= "">
     <http method = "GET" uri-template = "{}"/>

Java API-based connectors

If you are writing a Java API-based connector, you have to use a custom class mediator to implement it. You need to extend the AbstractConnector class and implement its connect method. All the required logic must be done within this method. Once you have implemented this method, you can call the method using the synapse configuration, which is in the .xml file.

Following is an example of a connector Java class written for Twilio to send an SMS:

import java.util.HashMap;
import java.util.Map;

import org.apache.synapse.MessageContext;
import org.apache.synapse.SynapseException;
import org.apache.synapse.SynapseLog;

import org.wso2.carbon.connector.core.AbstractConnector;
import org.wso2.carbon.connector.core.util.ConnectorUtils;
import org.wso2.carbon.connector.twilio.util.TwilioUtil;

import com.twilio.sdk.TwilioRestClient;
import com.twilio.sdk.resource.factory.SmsFactory;
import com.twilio.sdk.resource.instance.Sms;

public class SendSms extends AbstractConnector {
    public void connect(MessageContext messageContext) {

        SynapseLog log = getLog(messageContext);
        log.auditLog("Start: send SMS");

        String to = (String) ConnectorUtils.lookupTemplateParamater(messageContext, TwilioUtil.PARAM_TO);
        String from = (String) ConnectorUtils.lookupTemplateParamater(messageContext, TwilioUtil.PARAM_FROM);
        String body = (String) ConnectorUtils.lookupTemplateParamater(messageContext, TwilioUtil.PARAM_BODY);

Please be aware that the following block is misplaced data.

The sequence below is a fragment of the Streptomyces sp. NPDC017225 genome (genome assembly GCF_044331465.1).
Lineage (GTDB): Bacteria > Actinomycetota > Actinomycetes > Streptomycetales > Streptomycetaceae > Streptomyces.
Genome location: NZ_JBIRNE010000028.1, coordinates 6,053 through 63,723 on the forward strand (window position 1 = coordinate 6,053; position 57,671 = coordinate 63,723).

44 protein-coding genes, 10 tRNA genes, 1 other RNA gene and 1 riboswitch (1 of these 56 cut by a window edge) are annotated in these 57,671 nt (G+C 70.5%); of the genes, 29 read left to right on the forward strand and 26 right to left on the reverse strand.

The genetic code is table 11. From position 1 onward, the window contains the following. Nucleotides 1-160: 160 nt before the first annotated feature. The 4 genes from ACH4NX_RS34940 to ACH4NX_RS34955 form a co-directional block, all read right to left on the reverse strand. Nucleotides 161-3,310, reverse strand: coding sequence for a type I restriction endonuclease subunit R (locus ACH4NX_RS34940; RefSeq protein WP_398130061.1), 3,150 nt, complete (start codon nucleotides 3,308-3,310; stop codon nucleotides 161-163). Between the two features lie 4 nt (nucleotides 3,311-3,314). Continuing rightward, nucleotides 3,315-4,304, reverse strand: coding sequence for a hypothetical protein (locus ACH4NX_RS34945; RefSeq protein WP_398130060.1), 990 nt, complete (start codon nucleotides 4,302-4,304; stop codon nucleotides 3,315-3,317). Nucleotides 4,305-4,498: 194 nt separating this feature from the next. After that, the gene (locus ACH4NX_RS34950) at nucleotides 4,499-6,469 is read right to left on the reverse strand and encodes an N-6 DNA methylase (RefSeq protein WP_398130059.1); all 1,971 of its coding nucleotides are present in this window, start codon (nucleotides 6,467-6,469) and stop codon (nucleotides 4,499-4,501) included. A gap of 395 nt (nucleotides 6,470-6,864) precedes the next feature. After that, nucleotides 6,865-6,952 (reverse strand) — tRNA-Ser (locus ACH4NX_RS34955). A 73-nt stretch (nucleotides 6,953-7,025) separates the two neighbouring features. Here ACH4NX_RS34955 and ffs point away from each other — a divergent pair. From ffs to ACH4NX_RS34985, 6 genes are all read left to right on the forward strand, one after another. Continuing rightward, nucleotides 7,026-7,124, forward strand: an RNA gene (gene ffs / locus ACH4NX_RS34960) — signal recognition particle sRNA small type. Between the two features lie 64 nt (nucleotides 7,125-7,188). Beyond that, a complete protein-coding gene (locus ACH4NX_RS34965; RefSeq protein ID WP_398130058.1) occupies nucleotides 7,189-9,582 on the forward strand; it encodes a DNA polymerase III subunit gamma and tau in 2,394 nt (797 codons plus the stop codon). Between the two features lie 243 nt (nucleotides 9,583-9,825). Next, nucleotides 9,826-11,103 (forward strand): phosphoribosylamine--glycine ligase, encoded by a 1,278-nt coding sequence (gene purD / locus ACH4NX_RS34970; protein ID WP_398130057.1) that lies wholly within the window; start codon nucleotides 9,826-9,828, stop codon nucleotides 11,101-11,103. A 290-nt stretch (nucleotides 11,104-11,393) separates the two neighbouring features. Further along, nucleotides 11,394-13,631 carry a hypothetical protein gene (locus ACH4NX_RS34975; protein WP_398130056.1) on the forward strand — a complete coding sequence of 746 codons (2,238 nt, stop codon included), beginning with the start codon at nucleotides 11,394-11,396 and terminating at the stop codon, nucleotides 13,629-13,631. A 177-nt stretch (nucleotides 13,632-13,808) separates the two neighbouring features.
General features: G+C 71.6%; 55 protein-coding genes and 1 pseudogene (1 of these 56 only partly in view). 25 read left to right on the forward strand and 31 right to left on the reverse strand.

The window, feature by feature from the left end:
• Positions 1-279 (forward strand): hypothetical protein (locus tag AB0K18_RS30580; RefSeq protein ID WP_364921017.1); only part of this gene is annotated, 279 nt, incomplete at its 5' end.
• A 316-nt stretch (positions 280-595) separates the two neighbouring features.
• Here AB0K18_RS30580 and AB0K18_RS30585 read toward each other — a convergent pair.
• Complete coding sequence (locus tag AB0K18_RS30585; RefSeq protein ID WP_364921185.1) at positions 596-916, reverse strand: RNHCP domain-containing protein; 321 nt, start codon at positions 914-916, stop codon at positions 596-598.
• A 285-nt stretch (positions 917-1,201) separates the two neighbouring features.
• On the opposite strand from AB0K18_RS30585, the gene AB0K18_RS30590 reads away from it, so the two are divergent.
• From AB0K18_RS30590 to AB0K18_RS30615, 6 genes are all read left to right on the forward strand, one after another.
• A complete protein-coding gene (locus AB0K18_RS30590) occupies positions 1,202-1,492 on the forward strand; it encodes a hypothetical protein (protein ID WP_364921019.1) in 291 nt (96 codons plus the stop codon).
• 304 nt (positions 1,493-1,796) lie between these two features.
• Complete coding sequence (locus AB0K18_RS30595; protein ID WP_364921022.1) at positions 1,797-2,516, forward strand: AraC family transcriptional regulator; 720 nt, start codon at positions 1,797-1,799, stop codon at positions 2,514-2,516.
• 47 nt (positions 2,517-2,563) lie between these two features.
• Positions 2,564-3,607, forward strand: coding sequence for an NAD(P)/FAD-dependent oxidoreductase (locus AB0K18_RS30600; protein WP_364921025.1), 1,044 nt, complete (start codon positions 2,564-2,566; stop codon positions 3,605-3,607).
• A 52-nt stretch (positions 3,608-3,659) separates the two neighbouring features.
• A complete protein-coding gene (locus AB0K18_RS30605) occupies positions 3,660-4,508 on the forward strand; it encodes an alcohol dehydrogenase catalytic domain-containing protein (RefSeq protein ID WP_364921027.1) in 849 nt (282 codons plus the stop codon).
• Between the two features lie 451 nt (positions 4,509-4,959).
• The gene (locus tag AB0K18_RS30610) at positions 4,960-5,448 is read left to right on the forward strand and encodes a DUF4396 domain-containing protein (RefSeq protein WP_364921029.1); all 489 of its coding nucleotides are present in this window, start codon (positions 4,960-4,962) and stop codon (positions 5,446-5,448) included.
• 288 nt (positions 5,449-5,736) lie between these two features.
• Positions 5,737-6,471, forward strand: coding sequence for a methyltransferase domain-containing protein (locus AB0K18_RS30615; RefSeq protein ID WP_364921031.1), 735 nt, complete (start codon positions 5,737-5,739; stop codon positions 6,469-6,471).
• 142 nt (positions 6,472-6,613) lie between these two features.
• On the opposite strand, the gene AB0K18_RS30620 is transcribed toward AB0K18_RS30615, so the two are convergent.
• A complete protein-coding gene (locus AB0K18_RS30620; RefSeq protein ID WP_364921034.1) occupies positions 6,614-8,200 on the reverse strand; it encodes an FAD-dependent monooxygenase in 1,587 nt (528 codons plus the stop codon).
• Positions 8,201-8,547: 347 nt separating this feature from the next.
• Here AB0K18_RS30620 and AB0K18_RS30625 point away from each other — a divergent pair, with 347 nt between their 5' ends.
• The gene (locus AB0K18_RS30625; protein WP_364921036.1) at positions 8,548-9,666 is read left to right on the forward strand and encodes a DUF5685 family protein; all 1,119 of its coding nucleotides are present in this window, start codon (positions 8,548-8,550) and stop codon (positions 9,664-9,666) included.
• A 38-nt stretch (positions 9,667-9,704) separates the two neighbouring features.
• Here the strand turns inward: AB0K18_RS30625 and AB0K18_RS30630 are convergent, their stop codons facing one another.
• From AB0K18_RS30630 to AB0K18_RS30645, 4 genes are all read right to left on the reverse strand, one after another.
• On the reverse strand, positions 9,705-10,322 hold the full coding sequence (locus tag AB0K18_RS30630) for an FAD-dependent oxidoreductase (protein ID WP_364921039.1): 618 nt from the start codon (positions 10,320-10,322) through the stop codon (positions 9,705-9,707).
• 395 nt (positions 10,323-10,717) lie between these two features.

String statusCallBackUrl = (String) ConnectorUtils.lookupTemplateParamater(messageContext,
        String applicationSid = (String) ConnectorUtils.lookupTemplateParamater(messageContext,
        Map<string, string> params = new HashMap<string, string>();

        params.put(TwilioUtil.TWILIO_TO, to);
        params.put(TwilioUtil.TWILIO_FROM, from);
        params.put(TwilioUtil.TWILIO_BODY, body);

        if (applicationSid != null) {
            params.put(TwilioUtil.TWILIO_APPLICATION_SID, applicationSid);
        if (statusCallBackUrl != null) {
            params.put(TwilioUtil.TWILIO_STATUS_CALLBACK, statusCallBackUrl);

        try {
            TwilioRestClient twilioRestClient = TwilioUtil.getTwilioRestClient(messageContext);
            SmsFactory messageFactory = twilioRestClient.getAccount().getSmsFactory();
            Sms message = messageFactory.create(params);
            OMElement omResponse = TwilioUtil.parseResponse("sms.create.success");

            TwilioUtil.addElement(omResponse, TwilioUtil.PARAM_MESSAGE_SID, message.getSid());
            TwilioUtil.addElement(omResponse, TwilioUtil.PARAM_STATUS, message.getStatus());
            TwilioUtil.preparePayload(messageContext, omResponse);
        } catch (Exception e) {

            messageContext.setProperty(SynapseConstants.ERROR_EXCEPTION, e);
            messageContext.setProperty(SynapseConstants.ERROR_MESSAGE, e.getMessage());
            messageContext.setProperty(SynapseConstants.ERROR_CODE, "0007");

            throw new SynapseException(e);

        log.auditLog("End: send SMS");

Following is the associated sendSms.xml that calls the class mediator:

<template name = "sendSms" xmlns = "">
  <parameter name = "body"/>
  <parameter name = "to"/>
  <parameter name = "from"/>
  <parameter name = "statusCallBackUrl"/>
  <parameter name = "applicationSid"/>
   <class name = "org.wso2.carbon.connector.twilio.sms.SendSms"/>

Now that you understand the possible types of connectors, you can decide on the API you are going to use to write the connector. The complete list of WSO2 ESB connectors is as follows: